The simplest patterns are rhythmical. There can also be patterns in melody. In music there is a term used called 'sequence'. (not to be confused with a 'chord sequence') A sequence is a short group of notes whose pattern is repeated starting one note higher or lower in the scale. For example notes 1,2,3 and 1 followed bey 2,3,4 and 2, followed by 3,4,5 and 3 would be a sequence. If you can play that you should hear what I mean by predictable patterns.

There can also be patterns in harmony. The simplest pattern in harmony, by which I mean the simplest pattern in chords, would be repeated seconds. So in the key of C playing playing the chord sequence

C Dm Em F G Am G7 C

would be repeating seconds intervals and also convey the idea of predictable patterns. Incidentally, if anyone is wondering, the G7 at the end is a simple substitution for B diminished. B dim has the notes B, D and F. Add a G and you have G7. In the key of C, G7 is probably the second most important, and functionally useful, chord.

Probably the most used repeated interval is fourths. Baroque music is full of them. (The underlying idea of a fugue is whole melodies displaced in time and separated by a fourth), but that is kind of different.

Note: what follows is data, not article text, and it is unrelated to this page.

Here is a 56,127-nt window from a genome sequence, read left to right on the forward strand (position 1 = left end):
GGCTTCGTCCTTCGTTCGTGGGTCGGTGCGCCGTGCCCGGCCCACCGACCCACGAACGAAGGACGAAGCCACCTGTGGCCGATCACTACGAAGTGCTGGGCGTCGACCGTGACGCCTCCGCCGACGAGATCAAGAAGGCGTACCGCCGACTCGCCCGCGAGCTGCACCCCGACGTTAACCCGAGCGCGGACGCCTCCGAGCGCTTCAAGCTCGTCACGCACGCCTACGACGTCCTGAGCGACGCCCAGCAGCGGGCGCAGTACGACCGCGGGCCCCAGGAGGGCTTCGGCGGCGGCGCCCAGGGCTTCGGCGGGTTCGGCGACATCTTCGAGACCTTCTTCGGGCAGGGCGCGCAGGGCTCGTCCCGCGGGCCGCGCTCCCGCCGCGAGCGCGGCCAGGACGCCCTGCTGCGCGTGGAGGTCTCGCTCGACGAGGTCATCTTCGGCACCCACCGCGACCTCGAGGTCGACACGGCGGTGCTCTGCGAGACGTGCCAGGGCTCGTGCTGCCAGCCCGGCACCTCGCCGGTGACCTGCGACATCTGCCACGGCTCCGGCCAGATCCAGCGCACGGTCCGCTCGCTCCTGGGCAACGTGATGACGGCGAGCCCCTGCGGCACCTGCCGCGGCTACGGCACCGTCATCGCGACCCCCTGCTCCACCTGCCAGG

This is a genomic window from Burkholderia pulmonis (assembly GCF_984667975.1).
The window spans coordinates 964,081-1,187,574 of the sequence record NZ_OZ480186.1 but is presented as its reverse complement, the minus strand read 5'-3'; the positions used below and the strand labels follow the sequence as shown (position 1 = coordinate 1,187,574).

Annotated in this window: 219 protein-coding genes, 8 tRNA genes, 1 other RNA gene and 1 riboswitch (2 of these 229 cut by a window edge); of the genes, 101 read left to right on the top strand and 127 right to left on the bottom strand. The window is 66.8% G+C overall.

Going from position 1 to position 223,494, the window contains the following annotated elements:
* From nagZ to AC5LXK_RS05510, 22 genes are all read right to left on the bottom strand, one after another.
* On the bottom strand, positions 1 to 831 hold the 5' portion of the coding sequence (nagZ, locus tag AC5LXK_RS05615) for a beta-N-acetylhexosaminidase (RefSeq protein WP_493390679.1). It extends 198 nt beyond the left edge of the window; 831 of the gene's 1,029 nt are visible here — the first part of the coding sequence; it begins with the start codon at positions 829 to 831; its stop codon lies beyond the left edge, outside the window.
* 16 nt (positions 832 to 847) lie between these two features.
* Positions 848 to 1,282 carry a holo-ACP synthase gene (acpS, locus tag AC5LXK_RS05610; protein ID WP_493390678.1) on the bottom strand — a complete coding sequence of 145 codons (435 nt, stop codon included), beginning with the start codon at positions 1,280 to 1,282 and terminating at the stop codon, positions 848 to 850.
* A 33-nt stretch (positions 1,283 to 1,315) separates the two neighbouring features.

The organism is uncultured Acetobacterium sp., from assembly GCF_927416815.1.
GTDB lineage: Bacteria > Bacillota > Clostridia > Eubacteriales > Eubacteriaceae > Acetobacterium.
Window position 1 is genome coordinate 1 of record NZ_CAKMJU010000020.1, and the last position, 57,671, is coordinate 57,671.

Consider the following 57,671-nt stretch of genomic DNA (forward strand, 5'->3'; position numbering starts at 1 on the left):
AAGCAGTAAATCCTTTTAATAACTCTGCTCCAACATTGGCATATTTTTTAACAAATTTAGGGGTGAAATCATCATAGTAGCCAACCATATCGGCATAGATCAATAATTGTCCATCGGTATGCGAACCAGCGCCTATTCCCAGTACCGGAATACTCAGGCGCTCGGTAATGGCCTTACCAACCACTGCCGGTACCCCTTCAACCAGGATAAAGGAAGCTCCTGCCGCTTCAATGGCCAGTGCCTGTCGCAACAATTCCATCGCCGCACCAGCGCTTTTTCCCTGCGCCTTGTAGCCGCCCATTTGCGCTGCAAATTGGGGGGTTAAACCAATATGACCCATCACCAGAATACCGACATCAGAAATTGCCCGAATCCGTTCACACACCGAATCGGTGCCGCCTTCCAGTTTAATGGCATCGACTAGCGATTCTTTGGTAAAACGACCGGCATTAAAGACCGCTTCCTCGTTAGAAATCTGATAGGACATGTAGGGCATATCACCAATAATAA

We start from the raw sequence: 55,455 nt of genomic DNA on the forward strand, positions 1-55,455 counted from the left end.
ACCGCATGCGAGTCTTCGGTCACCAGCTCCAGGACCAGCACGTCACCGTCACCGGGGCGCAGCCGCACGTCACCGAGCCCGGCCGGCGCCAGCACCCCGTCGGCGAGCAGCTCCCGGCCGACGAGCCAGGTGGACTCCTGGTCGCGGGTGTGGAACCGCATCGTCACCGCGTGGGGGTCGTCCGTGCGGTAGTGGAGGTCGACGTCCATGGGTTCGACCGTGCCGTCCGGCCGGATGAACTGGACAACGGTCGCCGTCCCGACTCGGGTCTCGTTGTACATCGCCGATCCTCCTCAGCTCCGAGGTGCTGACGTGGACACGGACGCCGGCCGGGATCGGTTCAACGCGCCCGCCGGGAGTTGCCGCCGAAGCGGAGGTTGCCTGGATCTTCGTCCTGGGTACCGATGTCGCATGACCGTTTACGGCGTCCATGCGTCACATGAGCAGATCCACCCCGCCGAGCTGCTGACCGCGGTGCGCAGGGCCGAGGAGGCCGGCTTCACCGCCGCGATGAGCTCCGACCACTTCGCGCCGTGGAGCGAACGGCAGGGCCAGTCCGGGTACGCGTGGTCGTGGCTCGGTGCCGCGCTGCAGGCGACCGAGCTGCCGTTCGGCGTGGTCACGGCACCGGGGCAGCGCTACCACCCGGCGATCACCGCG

In the key of C repeated fourth intervals between chords would give you

C F G7(for Bdim) Em Am Dm G C

It makes an interesting chord sequence. Start on the relative minor and you have,

Am Dm G C F G7 Em (or E7 if you prefer) and Am

Repeated fourths are at the heart of what conventional theory calls 'secondary dominants', except that minor chords are made major and flat sevenths are added.

Experiment with repeating other intervals.

Slightly more complex is repeating pairs of intervals. The verse in Hotel California starts with a fifth, in Am it would be Am to E7, then it has a third, E7 to G, a fifth to D and a third to F then a fifth to C. After that it changes but the initial pattern is compelling.

The verse in Ralph McTell's Streets of London and Pachelbel's Canon are both based on the same pair of intervals.

Again they start with a fifth, C to G. then a second, G to Am. This pair of intervals are repeated twice more, making another compelling chord sequence.

So experimenting with pairs of different intervals can be rewarding.

You may have noticed that the last two chord sequences lasted for six bars. One of the curious things about chord sequences is that they usually last for four, eight or sixteen bars. One exception is the twelve bar blues, but that can be seen as three four bar bits joined together. Another exception is Paul McCartney's Yesterday. The verse is seven bars long and it's unexpected end puts emphasis on the word 'Yesterday'. Very clever. And it's a good example of how to break rules. And four, eight or sixteen bars for a chord sequence is as good a rule as you are likely to get.